[arch-dev-public] RFC Final Comment Period: Adoption of a distribution-wide Code of Conduct
allan at archlinux.org
Fri Oct 8 09:24:58 UTC 2021
On 8/10/21 6:01 pm, David Runge wrote:
> On 2021-10-08 09:44:56 (+1000), Allan McRae via arch-dev-public wrote:
>> On 7/10/21 1:41 am, Sven-Hendrik Haase via arch-dev-public wrote:
>>> On 06.10.21 12:47, Allan McRae via arch-dev-public wrote:
>>>> On 27/9/21 4:33 am, David Runge via arch-dev-public wrote:
>>>>> An RFC has now entered Final Comment Period. In 14 days,
>>>>> discussion will end and the proposal will either be accepted,
>>>>> rejected or withdrawn:
>>>>> Please visit the above link for discussion.
>>>> Note that visiting the above link to make a comment would require
>>>> agreeing to the Terms of Service, which includes the document under
> FTR: This has been the case and *is* the case for the wiki, the forums,
> the mailing list and the IRC.
I'm fairly sure I did not have to formally agree to that document when I
joined the forum, wiki, mailing list, etc, as it was several years
before the Code of Conduct was written. At no point since then have I
been required to formally agree to this document (except currently
logging into gitlab), particularly given the distribution has not
formally adopted the CoC. Hence this RFC.
>>>> However, the RFC process does allow discussion external to the
>>>> merge request, so people should feel free to respond elsewhere.
> It does allow that, but we are now in the "Final Comment Period"  and
> not in the discussion period  anymore. Therefore it would be nice to
> not fragment discussion, by doing it on this mailing list, where only a
> subset of the staff can interact with it.
If you can set my account to be able to log into github without agreeing
to the document I disagree with, then I will move my discussion to where
I am concerned that having already established I would not agree to the
terms while logging into gitlab, that you suggest that gitlab should be
the only place to discuss these terms. I will assume you are not trying
to stifle an objection to your proposal, but rather did not consider the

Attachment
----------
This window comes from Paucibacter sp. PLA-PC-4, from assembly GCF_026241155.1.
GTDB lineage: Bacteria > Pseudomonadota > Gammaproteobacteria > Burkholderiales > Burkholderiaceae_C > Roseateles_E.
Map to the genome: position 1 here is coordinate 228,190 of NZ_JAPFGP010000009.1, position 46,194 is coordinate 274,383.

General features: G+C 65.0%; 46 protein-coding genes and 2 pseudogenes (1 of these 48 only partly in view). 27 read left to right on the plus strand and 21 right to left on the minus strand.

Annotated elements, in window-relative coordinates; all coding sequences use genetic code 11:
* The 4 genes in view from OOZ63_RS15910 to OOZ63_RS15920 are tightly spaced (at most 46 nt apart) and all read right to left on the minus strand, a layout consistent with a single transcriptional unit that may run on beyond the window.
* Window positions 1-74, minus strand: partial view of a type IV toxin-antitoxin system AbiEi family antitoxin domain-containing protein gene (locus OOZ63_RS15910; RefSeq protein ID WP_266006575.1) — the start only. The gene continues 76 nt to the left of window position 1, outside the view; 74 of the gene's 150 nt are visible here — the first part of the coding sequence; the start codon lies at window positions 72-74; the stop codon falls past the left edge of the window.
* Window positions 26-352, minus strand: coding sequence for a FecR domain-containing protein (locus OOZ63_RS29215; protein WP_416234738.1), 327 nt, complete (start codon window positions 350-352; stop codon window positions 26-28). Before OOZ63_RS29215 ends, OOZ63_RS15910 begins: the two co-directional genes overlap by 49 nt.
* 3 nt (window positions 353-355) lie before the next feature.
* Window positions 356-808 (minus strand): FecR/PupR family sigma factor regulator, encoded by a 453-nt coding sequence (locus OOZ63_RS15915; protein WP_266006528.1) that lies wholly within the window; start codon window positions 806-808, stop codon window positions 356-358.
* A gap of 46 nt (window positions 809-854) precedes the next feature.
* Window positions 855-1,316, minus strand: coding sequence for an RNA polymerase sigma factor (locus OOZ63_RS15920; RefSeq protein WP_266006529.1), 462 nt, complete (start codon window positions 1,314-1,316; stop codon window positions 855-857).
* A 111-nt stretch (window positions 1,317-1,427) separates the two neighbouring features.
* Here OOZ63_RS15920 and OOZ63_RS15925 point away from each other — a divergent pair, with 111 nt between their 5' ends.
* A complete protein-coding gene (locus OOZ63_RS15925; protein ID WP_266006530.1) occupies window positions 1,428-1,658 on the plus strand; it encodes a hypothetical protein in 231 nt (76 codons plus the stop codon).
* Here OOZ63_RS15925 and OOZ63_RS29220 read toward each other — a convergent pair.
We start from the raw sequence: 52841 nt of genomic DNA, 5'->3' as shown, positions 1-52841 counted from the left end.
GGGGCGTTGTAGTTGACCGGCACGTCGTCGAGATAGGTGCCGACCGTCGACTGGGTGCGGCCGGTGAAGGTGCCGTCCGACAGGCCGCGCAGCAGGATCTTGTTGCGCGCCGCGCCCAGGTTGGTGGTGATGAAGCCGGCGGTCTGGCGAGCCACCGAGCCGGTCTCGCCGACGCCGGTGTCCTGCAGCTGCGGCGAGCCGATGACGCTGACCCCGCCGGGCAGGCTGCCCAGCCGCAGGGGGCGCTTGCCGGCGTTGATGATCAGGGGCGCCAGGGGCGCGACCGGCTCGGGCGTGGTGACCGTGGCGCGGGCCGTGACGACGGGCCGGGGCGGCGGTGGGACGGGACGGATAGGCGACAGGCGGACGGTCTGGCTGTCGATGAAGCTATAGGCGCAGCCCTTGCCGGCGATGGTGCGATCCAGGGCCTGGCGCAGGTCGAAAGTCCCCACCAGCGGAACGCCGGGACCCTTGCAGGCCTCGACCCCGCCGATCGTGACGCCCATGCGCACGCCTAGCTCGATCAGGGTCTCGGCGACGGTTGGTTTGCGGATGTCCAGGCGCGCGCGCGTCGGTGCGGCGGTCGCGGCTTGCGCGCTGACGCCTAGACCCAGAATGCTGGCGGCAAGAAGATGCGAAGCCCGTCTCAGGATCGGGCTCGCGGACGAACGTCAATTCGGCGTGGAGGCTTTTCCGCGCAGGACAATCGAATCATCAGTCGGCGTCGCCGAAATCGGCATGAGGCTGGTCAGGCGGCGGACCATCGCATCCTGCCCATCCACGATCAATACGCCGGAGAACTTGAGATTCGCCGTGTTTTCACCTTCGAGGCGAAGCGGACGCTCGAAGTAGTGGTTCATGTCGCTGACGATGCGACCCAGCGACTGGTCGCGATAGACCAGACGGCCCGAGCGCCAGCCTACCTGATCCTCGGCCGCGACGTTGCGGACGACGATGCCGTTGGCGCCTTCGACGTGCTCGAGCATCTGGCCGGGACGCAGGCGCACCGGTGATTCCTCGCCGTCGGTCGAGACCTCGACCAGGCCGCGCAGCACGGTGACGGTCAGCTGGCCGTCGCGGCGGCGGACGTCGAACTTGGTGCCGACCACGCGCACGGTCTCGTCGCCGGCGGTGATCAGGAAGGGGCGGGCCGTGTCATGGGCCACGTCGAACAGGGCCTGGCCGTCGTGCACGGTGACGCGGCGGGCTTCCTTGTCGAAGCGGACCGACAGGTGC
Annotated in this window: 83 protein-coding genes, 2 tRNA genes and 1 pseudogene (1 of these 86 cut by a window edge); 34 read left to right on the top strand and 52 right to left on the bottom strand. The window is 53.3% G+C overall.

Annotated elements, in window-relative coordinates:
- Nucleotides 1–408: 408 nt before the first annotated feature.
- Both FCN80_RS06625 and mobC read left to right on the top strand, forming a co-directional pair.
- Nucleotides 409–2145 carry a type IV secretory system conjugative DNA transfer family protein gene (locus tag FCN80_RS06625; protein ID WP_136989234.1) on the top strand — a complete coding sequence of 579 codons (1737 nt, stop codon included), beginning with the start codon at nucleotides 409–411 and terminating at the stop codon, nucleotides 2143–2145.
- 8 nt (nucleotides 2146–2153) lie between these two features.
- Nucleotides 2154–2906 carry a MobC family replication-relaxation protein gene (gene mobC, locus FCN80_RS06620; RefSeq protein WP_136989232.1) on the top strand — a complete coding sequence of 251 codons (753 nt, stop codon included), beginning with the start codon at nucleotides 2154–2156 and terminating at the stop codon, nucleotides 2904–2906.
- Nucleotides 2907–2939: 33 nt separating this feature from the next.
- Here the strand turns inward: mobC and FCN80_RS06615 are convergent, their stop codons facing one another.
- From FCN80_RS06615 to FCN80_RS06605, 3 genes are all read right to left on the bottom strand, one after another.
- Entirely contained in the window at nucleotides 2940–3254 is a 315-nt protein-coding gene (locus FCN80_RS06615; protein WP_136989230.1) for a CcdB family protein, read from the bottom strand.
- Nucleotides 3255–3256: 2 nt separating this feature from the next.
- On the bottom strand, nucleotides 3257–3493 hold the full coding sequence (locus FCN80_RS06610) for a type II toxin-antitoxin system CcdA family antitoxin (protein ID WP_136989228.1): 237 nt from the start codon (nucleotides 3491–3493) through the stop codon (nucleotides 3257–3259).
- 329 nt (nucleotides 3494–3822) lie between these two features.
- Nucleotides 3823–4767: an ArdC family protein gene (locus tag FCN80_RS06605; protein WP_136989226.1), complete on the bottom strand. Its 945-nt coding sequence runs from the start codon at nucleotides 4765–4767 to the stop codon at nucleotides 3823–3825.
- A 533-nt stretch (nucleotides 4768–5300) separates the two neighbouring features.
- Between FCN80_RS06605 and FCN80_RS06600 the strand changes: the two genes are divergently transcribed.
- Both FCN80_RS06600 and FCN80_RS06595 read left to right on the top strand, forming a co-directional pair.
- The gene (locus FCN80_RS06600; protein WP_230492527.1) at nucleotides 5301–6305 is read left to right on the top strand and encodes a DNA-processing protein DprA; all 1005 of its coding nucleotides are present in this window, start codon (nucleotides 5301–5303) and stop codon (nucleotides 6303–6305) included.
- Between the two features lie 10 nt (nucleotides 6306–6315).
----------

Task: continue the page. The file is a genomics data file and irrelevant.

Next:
impression given by your request.
> Starting a discussion about the length and form of the Code of Conduct
> *after* not interacting with the own changes to the Code of Conduct that
> would fix it, *after* not interacting with the RFC that wants to
> establish the CoC distribution-wide during its comment period and also
> *after* not interacting with the changes that were done last to the CoC
> (which in fact you gave the initial idea for and were informed about its
> progress multiple times) by Jonas and I, but instead complained about
> *after the fact*, to me, quite frankly at this point feels nothing short
> of condescending and disrespectful.
You started the RFC as I went on holiday and closed it before I was
back. It was open for 9 days. This is why there is a two week post
discussion period built into the RFC process to ensure there is adequate
time for everyone to comment. I would consider that suspicious timing,
but I will assume good faith here and put it down to coincidence.
The RFC does not give the option of an edited version of the Code of
Conduct being adopted. The RFC states that the Code of Conduct "is
hereby officially adopted in its current form". Hence the RFC is about
adopting the *current* version of the Code of Conduct, which I object to.
Additionally, accusing me of being condescending and disrespectful in
your first reply to this thread shows a complete lack of good faith in
your approach to these discussions, and breaches the Respect section of
your proposed Code of Conduct. This is also not the first time you have
responded in such a way to disagreement with your opinions. I expect you
to hold yourself to a higher standard.
> This form of communication is very ineffective and draining and I urge
> you to stop doing that.
No. I will not stop advocating for changes to improve the distribution.
Or equally stating objections to adopting changes that reflect poorly
on the distribution.
And I believe adopting the Code of Conduct in its current form reflects
poorly on the distribution.
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